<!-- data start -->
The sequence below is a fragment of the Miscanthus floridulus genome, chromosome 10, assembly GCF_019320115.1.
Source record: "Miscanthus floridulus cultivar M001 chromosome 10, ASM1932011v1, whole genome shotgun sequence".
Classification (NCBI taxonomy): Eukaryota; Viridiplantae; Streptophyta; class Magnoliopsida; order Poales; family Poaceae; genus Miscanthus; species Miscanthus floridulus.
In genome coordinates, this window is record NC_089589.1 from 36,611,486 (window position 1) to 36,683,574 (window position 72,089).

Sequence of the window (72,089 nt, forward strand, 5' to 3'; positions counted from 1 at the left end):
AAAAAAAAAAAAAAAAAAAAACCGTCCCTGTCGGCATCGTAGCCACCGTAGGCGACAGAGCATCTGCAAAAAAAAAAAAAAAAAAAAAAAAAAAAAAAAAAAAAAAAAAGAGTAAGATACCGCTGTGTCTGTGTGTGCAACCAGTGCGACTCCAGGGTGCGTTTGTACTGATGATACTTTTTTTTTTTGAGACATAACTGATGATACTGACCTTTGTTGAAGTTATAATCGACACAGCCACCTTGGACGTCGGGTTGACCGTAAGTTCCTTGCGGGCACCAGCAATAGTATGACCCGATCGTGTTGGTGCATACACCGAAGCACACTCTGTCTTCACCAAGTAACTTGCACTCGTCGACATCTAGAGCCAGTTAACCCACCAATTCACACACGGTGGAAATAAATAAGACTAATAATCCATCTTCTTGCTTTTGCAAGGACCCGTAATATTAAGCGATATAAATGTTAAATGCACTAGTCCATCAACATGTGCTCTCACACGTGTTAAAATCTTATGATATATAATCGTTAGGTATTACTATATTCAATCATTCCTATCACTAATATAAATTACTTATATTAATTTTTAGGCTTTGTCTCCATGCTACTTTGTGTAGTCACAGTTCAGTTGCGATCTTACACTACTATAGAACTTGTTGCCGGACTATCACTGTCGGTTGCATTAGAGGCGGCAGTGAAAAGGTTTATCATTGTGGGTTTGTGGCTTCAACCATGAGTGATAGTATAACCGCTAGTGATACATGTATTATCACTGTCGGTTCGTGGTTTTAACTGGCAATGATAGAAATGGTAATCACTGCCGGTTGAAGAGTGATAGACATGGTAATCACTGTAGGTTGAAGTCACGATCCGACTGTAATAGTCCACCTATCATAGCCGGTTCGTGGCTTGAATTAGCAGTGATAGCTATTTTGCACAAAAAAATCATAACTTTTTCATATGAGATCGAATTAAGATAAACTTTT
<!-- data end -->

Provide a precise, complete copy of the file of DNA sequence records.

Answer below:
The sequence below is a fragment of the Miscanthus floridulus genome, chromosome 10, assembly GCF_019320115.1.
Source record: "Miscanthus floridulus cultivar M001 chromosome 10, ASM1932011v1, whole genome shotgun sequence".
Classification (NCBI taxonomy): Eukaryota; Viridiplantae; Streptophyta; class Magnoliopsida; order Poales; family Poaceae; genus Miscanthus; species Miscanthus floridulus.
In genome coordinates, this window is record NC_089589.1 from 36,611,486 (window position 1) to 36,683,574 (window position 72,089).

Sequence of the window (72,089 nt, forward strand, 5' to 3'; positions counted from 1 at the left end):
AAAAAAAAAAAAAAAAAAAAACCGTCCCTGTCGGCATCGTAGCCACCGTAGGCGACAGAGCATCTGCAAAAAAAAAAAAAAAAAAAAAAAAAAAAAAAAAAAAAAAAAAGAGTAAGATACCGCTGTGTCTGTGTGTGCAACCAGTGCGACTCCAGGGTGCGTTTGTACTGATGATACTTTTTTTTTTTGAGACATAACTGATGATACTGACCTTTGTTGAAGTTATAATCGACACAGCCACCTTGGACGTCGGGTTGACCGTAAGTTCCTTGCGGGCACCAGCAATAGTATGACCCGATCGTGTTGGTGCATACACCGAAGCACACTCTGTCTTCACCAAGTAACTTGCACTCGTCGACATCTAGAGCCAGTTAACCCACCAATTCACACACGGTGGAAATAAATAAGACTAATAATCCATCTTCTTGCTTTTGCAAGGACCCGTAATATTAAGCGATATAAATGTTAAATGCACTAGTCCATCAACATGTGCTCTCACACGTGTTAAAATCTTATGATATATAATCGTTAGGTATTACTATATTCAATCATTCCTATCACTAATATAAATTACTTATATTAATTTTTAGGCTTTGTCTCCATGCTACTTTGTGTAGTCACAGTTCAGTTGCGATCTTACACTACTATAGAACTTGTTGCCGGACTATCACTGTCGGTTGCATTAGAGGCGGCAGTGAAAAGGTTTATCATTGTGGGTTTGTGGCTTCAACCATGAGTGATAGTATAACCGCTAGTGATACATGTATTATCACTGTCGGTTCGTGGTTTTAACTGGCAATGATAGAAATGGTAATCACTGCCGGTTGAAGAGTGATAGACATGGTAATCACTGTAGGTTGAAGTCACGATCCGACTGTAATAGTCCACCTATCATAGCCGGTTCGTGGCTTGAATTAGCAGTGATAGCTATTTTGCACAAAAAAATCATAACTTTTTCATATGAGATCGAATTAAGATAAACTTTT